1. Modern authoritarianism, a form of government (forms of government), is multifaceted. As a broad term, authoritarianism refers to arbitrary governmental authority. The common feature of authoritarian states is the enforcement of obedience to a central authority at the expense of personal freedoms, rule of law and other constitutional values and principles (Oxford English Dictionary; Linz (2001) 57; Ginsburg and Simpser).
2. In other words, authoritarianism can be characterized by chronic shortcomings: narrowed political pluralism, absent or inadequate democratic institutions, denied or unenforceable fundamental rights, lack or shortfall of constitutional checks and balances, and oppression of non-governmental-organizations.
3. As a normative concept, authoritarianism is one of the opposites of both liberal democracy and constitutional democracy, two perspectives from which the same entity can be approached (Kis (2003) ix–x). In this context, the term liberal democracy puts the emphasis on a set of values and principles (liberty, equality, autonomy, collective self-governance, equal participatory rights in political decision making; liberalism), whereas authoritarianism prefers either rival values (such as official ideology, or traditional norms of a certain religion) or pragmatic decision making (the bureaucratic mentality of military systems). Concerning institutional preferences, constitutional democracy typically indicates that as a legal norm, the constitution enjoys the highest rank both procedurally and substantially, free and fair elections are held periodically, elected representatives make laws, governmental powers are constrained, and judicial institutions enforce bills of rights. In authoritarian systems, however, the executive is favoured typically with unconstrained and indefinite competences, either by constitutional text or in an unwritten way.
4. From a broader perspective, as regards contemporary institutional systems, there is a distinction between democracy and autocracy; and within the latter a difference can be drawn between authoritarian and totalitarian systems (Linz (1975); Linz (2000); totalitarianism). While identifying a totalitarian system (Arendt 565) seems straightforward (a ruler with total power, coercion imposed through violence, strong mobilizing ideology, people are fully subservient to the state, single-party regime, and militarism), authoritarianism, as a weaker form of autocracy, is difficult to separate from incorrect forms or practices of democracy (Borejsza and Ziemer). Authoritarians historically murdered or violently suppressed opponents, imprisoned journalists, suspended legislation, and abolished courts. Although contemporary authoritarians have not given up the complete mechanism of their ancestors, authoritarianism has been undergoing a modification. Many of the authoritarian incumbents are elected leaders who adopt constitutions and laws that apparently correspond to legal systems in democratic countries. This is why anti-democratic tendencies are more difficult to discover and assess properly (Varol).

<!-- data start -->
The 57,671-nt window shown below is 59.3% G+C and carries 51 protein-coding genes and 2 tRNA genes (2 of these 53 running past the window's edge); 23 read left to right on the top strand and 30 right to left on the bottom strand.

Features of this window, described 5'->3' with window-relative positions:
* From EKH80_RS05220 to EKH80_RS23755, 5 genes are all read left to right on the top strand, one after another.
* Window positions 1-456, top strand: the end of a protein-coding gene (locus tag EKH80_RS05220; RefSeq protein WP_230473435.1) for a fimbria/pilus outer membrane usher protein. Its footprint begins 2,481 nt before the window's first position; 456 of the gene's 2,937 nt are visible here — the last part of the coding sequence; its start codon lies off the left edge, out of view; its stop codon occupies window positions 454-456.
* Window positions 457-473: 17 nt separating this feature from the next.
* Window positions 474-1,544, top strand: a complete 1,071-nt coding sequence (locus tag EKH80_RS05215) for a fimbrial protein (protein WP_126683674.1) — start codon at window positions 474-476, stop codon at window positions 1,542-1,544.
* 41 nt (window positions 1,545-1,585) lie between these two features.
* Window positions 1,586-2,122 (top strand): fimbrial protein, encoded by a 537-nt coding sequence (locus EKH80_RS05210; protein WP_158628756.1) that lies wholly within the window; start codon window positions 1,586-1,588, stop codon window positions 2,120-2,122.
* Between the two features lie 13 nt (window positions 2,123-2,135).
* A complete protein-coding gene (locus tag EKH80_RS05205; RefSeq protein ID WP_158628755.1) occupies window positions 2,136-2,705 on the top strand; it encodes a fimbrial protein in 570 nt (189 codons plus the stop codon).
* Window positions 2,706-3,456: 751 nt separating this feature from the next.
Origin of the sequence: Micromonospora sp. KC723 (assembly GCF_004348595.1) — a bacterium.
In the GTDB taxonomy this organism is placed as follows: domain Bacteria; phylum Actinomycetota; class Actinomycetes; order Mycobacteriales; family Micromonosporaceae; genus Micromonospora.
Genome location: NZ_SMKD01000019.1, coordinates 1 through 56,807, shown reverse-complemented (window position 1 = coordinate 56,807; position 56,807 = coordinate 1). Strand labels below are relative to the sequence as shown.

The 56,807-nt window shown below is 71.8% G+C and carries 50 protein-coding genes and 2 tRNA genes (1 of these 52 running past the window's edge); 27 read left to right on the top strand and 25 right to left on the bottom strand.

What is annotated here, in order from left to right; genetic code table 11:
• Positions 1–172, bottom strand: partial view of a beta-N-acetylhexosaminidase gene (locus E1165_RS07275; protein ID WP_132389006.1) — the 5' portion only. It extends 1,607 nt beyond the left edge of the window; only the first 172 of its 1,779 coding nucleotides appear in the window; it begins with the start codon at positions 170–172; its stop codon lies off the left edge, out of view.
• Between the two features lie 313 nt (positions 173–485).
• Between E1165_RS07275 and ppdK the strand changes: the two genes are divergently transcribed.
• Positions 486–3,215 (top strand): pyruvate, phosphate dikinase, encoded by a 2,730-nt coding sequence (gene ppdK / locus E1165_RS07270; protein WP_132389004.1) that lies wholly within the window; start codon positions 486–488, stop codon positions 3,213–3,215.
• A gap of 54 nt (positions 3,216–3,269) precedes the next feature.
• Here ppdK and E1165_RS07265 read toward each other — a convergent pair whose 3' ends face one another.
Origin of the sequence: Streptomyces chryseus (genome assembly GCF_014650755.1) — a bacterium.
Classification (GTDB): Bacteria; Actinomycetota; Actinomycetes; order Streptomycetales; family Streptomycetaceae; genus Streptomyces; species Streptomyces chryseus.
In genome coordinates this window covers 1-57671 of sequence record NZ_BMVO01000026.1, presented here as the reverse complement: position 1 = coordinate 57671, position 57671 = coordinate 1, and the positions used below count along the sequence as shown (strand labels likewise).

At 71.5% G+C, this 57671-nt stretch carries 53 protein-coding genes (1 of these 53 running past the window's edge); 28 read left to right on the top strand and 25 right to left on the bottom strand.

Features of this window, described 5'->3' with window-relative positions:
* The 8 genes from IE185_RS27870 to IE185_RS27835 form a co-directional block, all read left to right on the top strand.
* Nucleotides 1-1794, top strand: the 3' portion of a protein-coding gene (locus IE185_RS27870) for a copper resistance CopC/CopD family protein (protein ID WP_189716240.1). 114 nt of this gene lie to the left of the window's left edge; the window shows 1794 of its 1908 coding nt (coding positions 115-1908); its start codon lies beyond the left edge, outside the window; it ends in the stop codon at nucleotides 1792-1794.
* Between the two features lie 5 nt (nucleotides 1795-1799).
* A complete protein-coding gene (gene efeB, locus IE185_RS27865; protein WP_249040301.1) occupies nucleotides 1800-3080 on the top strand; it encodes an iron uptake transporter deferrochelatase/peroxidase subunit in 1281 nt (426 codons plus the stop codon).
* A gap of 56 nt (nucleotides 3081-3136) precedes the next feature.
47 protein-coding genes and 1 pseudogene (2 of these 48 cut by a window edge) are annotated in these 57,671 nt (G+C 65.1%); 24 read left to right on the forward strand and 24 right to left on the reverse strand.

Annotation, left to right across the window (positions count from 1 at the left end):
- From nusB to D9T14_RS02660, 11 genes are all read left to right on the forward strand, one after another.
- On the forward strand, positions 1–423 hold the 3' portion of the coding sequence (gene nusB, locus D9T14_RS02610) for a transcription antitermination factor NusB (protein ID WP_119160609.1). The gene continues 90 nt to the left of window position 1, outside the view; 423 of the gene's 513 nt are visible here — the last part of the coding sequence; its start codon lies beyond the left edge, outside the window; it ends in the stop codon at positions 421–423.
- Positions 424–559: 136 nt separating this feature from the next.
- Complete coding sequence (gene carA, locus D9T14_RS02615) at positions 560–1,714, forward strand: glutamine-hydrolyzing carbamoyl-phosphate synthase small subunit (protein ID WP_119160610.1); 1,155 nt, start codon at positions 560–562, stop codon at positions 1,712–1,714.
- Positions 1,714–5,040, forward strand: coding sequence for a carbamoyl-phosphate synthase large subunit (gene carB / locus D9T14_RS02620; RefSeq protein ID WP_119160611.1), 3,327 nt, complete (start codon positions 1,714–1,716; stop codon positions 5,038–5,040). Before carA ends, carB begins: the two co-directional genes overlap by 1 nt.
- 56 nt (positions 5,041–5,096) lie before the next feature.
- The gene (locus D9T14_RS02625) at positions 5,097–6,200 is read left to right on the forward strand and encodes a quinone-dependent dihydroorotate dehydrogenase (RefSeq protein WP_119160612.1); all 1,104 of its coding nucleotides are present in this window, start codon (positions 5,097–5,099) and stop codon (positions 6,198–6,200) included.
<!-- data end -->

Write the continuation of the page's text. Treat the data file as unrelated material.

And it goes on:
5. In reaction to unsettling constitutional developments, with the decline of global freedom and re-emergence of authoritarianism in many regions, a new wave of transitology studies have emerged, examining not only transformations toward but also away from liberal democracy. Scholars encounter difficulties when attempting to label emerging authoritarian systems and their counterparts. The systems apparently still belong to constitutional democracies, but it might be said that these kinds of quasi-democracies are majoritarian rather than consensual, populist instead of elitist, nationalist as opposed to cosmopolitan, or religious rather than neutral. There are many expressions in use: hybrid systems (Karl), mixed systems (Bunce and Wolchik), defective democracies (Merkel; Merkel et al), semi-authoritarianism (Olcott and Ottaway; Ottaway), competitive authoritarianism (Levitsky and Way (2002); (2010)), electoral authoritarianism (Schedler), stealth authoritarianism (Varol), abusive constitutionalism (Landau), and authoritarian constitutionalism (Somek; Tushnet).
6. As an alternative interpretation, authoritarian, but not totalitarian, constitutional systems are also labelled as ‘illiberal democracies’ or ‘liberal autocracies’. Regimes of the former type are legitimized by regular and semi-competitive elections, but power-holders systematically violate the constitutional rights of the people they represent: the executive curtails freedom of the press, individual liberties and institutional guarantees of constitutional principles (Zakaria). ‘Liberal autocracy’, in varied ways, openly rejects free and fair elections but allows some room for enjoyment of privacy and property rights.
7. The decay of liberal democracy and the rise of authoritarianism are often associated with populism spreading across the globe. Contrary to conventional wisdom, populism—as political concept and worldwide tendency—is not only anti-elitist or anti-liberal but also anti-democratic. Rejecting political pluralism, deliberative procedures of democracy and institutional checks, populist leaders claim exclusive moral representation of the people. If a populist achieves the desired aim, a strong executive power unhindered by legal constraints, the system will end up an authoritarian state (Müller).